The death has led to an international campaign calling for Ireland’s abortion laws to be changed.

Currently abortion in Ireland is illegal under section 58 and 59 of the Offences against the Person Act 1861.

However in 1992 Ireland’s Supreme Court ruled in the X case that abortion is admissible in the case of a ‘real and substantial risk’ to the mother’s life (as opposed to her health).

Section 21.4 of Ireland’s Guide to Professional Conduct and Ethics for Registered Medical Practitioners also recognises that in exceptional circumstances, it may be necessary to intervene to terminate the pregnancy to protect the life of the mother.

So both Irish law and Irish medical professional codes already allow abortion to save the life of the mother (see detail on my earlier blog).

As I have previously argued if faced with a choice between intervening to save one life (that of the mother) or standing by and allowing two (both mother and baby) to die, then I would have no hesitation in intervening and have previously already done so in the case of ruptured ectopic pregnancy.

I have never heard a doctor say he or she would not intervene in this type of situation although some such doctors might possibly exist.

Thankfully bringing a pregnancy to a premature end in order to save the life of the mother is vanishingly rare. In the UK it was reported in 1992 that in the first 25 years of the operation of the Abortion Act 1967 only 0.013% of all abortions were performed 'to save the life of the mother' and it is even questionable whether many of these required such radical action.

Some people are arguing (for example see Jen Gunter’s blog) that this is a case of negligence or mismanagement and they may well be right. But there are already disputes about the real facts of the case as well documented here.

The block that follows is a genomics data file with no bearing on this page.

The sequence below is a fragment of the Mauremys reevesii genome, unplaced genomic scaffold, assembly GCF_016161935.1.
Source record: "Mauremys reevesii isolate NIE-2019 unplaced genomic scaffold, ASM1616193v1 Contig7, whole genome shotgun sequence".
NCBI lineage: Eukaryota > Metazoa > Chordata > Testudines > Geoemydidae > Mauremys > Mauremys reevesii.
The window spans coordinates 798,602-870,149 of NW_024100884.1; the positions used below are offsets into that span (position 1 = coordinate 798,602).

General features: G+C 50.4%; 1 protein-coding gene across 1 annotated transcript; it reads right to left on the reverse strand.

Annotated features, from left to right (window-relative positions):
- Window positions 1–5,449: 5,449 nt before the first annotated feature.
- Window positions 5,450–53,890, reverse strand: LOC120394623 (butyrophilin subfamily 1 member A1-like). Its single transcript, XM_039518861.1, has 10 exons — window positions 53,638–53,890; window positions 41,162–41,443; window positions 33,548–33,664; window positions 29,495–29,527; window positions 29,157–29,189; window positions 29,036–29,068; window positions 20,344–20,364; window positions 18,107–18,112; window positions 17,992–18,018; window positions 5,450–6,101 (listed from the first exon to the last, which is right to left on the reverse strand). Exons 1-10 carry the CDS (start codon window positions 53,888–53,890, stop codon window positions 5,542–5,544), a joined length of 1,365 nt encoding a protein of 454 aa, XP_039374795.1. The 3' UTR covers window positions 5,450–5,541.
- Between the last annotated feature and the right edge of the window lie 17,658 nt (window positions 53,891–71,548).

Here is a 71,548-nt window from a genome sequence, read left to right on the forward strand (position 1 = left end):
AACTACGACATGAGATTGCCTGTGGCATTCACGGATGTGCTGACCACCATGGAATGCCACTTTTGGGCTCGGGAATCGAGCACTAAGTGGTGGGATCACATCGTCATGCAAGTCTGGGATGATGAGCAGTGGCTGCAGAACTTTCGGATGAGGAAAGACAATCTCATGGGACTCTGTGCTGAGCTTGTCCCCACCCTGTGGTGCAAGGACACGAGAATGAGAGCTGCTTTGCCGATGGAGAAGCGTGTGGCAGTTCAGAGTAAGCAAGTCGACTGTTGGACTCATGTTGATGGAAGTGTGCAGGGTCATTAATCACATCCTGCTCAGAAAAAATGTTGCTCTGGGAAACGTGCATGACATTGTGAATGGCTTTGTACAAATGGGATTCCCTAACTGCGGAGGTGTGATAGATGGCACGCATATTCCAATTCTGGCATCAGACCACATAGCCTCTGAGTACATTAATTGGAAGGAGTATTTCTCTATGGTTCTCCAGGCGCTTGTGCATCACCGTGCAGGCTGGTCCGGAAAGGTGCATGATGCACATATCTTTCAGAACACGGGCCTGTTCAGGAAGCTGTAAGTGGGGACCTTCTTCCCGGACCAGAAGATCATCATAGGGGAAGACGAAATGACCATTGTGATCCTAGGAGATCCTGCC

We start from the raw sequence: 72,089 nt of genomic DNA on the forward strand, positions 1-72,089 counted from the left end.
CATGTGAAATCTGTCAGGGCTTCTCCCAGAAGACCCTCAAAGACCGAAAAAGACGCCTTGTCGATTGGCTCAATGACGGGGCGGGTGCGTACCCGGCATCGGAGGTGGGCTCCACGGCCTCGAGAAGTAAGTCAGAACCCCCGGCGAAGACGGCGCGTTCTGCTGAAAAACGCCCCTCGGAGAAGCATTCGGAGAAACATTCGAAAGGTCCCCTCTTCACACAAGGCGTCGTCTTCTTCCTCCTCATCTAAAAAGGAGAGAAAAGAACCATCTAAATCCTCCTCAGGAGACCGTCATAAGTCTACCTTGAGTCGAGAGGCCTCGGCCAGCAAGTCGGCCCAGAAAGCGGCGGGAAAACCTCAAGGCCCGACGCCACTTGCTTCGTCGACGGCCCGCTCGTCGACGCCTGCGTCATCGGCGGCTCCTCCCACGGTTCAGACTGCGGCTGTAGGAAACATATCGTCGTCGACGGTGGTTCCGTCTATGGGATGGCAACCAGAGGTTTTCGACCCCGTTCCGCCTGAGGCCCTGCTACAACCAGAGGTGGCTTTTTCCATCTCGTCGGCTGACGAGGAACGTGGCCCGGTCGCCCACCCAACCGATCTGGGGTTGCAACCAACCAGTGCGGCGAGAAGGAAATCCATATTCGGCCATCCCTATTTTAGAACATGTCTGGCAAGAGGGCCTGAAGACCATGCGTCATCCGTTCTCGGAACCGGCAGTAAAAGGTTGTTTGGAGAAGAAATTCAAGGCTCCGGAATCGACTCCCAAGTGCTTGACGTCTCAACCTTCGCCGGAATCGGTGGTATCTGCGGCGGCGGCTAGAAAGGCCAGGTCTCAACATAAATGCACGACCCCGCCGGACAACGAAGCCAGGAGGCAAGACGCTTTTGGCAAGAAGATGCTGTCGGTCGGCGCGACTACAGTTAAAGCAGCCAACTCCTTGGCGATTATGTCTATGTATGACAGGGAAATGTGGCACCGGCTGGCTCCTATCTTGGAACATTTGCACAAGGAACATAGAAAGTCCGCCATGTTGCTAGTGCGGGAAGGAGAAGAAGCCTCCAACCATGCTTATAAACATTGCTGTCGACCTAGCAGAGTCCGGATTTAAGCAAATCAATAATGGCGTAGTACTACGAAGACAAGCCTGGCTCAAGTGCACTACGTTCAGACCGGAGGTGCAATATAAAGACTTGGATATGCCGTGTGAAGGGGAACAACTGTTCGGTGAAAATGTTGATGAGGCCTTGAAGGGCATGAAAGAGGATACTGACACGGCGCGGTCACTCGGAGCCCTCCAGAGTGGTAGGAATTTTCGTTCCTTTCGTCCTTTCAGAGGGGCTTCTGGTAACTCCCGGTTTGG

Personally I would like to see the full report before coming to a conclusion rather than relying solely on the testimony of Savita’s bereaved husband as reported in the Irish Times and Spectator.

But the real issue is whether Ireland’s law needs changing as a result of this case.

The issue has come to a high boil after the European Court of Human Rights issued a ruling in the A,B and C case saying that Ireland must ‘clarify’ under what circumstances abortion could be legal under the current law.

While the Court did not say that Ireland must legalise abortion, this has not stopped abortion activists from insisting that abortion be declared legal. The report on abortion’s legal situation by the government’s expert group, which has been expected imminently for months, was reportedly delivered to the Health Minister on Tuesday.

Minister for Health James Reilly has confirmed he will be bringing the report of the expert group on abortion to Cabinet on Tuesday week but said that it could be early 2013 before a clear Government position is made.

Amnesty International has also called on the Irish government to change the law.

Prochoice activists around the world, who were circulating emails announcing the case before it even appeared in the newspapers, have meanwhile mobilised people to protest in Irish cities and outside the Irish Embassy in London.

But it is clear that many of these groups are seeing this case as an opportunity to advance a much more radical agenda.

53 MEPs have signed a letter asking Ireland to legalise abortion when the mother's 'life or health' is at risk. This would be a quantum shift to a law like Britain's which has resulted in over seven million abortions since 1967.